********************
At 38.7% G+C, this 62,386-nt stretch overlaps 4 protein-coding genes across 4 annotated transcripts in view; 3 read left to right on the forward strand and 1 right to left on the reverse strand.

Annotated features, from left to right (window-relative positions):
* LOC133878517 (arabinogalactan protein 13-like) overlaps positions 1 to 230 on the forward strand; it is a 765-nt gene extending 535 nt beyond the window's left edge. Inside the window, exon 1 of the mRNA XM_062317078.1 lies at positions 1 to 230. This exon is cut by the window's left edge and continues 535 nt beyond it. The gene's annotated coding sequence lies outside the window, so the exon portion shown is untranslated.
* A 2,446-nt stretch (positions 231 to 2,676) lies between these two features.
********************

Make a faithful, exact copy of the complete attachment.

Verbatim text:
At 38.7% G+C, this 62,386-nt stretch overlaps 4 protein-coding genes across 4 annotated transcripts in view; 3 read left to right on the forward strand and 1 right to left on the reverse strand.

Annotated features, from left to right (window-relative positions):
* LOC133878517 (arabinogalactan protein 13-like) overlaps positions 1 to 230 on the forward strand; it is a 765-nt gene extending 535 nt beyond the window's left edge. Inside the window, exon 1 of the mRNA XM_062317078.1 lies at positions 1 to 230. This exon is cut by the window's left edge and continues 535 nt beyond it. The gene's annotated coding sequence lies outside the window, so the exon portion shown is untranslated.
* A 2,446-nt stretch (positions 231 to 2,676) lies between these two features.